5 Ways to Start Improving Your Mental Health Today

 Howard Forman
  16th-May-2018

GIVEN THAT MAY IS Mental Health Awareness Month, it's a great time to consider small changes that can result in remarkable improvements in your mental health. Like basic needs, your mental health is essential to your life and how you achieve your goals. It's time we all started giving it the attention it deserves! A calm, healthy and composed mind is key as you take on life's challenges, so I've compiled a list of five simple activities that can help you improve your mental health.

1. Consider What You're Consuming

Many people spend an average of nine hours a day using social media platforms like Facebook, Instagram and Twitter viewing photos and imagining the "better life" they aren't living. Excess use of social media causes people to consume and implicitly compare themselves to others. Studies have shown that individuals who spend a significant amount of time on social media report feelings of increased anxiety and low self-esteem. When you're in a deep scroll, consider that social media feeds are carefully and selectively curated by people for the world to see, people are not always who they "post-to-be." Their reality rarely shows up on their timeline. The life you have may be as good as or better than the ones you're fantasizing about.

2. Make New Memories

Take the opportunity to do something you've never done before. If there are activities on your bucket list like hiking, skiing or horseback riding in the Caribbean, begin to research the most cost-effective way to bring these experiences to life. Research shows that experiences lead to greater sustained positive feelings than possessions. Also, consider including a friend on the adventure. Experiences are much more valuable when they're done with someone you love.

3. Drink a Little Less

Although the National Institute on Alcohol Abuse & Alcoholism defines moderate drinking as up to four daily alcoholic drinks for men and three for women, new research suggests that, at these levels, adults are exposed to harms including physical and mental illness. Regardless if you've never been someone with a drinking problem, you may improve your mental well-being by reducing the amount of alcohol you consume. Try substituting your drinks for non-alcoholic options like smoothies or virgin frozen drinks.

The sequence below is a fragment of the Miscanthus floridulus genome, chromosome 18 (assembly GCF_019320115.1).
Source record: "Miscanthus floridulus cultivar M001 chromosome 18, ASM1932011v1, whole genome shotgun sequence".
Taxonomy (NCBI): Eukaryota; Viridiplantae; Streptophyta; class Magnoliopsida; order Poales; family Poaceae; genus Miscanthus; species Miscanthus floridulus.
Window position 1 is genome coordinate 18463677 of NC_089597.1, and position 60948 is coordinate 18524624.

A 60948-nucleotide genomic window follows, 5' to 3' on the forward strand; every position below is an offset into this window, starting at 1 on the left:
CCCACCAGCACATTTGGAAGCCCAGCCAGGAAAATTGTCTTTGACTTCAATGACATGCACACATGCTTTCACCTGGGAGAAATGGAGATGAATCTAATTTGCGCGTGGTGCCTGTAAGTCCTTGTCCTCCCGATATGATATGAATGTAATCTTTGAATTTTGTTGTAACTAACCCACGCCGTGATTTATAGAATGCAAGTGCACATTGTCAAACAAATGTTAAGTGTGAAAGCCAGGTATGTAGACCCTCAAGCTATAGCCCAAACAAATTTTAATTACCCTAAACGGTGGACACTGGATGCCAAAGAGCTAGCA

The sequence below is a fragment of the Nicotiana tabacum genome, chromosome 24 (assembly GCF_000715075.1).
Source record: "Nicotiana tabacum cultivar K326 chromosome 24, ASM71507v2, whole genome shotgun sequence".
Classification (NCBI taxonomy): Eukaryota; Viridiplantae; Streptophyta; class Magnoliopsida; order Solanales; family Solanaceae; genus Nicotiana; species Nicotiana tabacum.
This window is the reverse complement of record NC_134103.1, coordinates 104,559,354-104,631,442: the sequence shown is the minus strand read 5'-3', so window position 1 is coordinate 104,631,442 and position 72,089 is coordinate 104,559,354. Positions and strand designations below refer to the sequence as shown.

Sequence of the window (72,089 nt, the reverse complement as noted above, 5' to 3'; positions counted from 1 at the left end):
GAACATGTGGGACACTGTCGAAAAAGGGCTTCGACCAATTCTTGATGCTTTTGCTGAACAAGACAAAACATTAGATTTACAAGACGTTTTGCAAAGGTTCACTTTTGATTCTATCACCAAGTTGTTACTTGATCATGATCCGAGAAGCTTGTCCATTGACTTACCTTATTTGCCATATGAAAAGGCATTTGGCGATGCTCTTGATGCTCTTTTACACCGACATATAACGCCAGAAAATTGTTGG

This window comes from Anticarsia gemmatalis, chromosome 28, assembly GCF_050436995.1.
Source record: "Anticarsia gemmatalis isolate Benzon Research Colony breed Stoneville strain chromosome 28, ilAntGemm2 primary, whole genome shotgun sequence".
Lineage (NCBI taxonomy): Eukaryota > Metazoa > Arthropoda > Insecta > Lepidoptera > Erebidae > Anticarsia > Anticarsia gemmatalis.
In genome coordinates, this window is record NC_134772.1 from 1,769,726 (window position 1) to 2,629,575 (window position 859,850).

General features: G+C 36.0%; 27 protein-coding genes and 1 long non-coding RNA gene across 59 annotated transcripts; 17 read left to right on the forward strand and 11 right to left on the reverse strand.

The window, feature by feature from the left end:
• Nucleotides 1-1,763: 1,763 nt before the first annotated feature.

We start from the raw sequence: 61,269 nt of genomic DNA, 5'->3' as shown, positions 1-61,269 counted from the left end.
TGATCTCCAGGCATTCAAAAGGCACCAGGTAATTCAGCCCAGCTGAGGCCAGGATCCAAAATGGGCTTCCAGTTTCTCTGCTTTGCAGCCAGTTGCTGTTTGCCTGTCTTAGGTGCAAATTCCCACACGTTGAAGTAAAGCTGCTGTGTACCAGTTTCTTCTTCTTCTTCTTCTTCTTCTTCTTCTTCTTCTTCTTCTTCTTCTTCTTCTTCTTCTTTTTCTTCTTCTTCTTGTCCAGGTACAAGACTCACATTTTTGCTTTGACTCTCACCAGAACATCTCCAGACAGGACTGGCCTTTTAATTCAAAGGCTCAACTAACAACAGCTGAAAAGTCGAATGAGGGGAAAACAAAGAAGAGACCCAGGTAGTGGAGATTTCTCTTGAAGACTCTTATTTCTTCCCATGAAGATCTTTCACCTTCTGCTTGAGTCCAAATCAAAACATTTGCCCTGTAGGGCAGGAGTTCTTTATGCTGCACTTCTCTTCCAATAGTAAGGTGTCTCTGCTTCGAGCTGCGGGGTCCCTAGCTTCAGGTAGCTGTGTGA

4. Hear Something Good, Do Something Great

Each day, approximately 3 million people tune into morning radio's Bobby Bones Show produced by Raymond Slater. The show's most popular segment "Tell Me Something Good" shares three positive stories of everyday people doing amazing things to help others. As Slater says: "It's incredible to hear how much joy our listeners have when sharing their stories of helping other people." Does helping others help you de-stress? Don't stay on the sidelines; research volunteer opportunities in your neighborhood. Volunteering has been linked to reducing stress levels, as your time spent in service to others gives you a sense of meaning and appreciation.

5. If You Aren't Feeling Well, Reach Out to Your Doctor

Are you having trouble with your memory? Do you sleep well but feel unrested in the morning? Alternatively, do you find it difficult to stop your racing thoughts at night so you can get to sleep? All of these signs could be related to a mental health conditions, but importantly they could all be related to easily correctable nutritional deficiencies. The first step to getting better is getting a correct diagnosis that can lead to targeted, personalized and effective treatment. The person in the best position to help you with this is your primary care provider. If you don't have one, find one.

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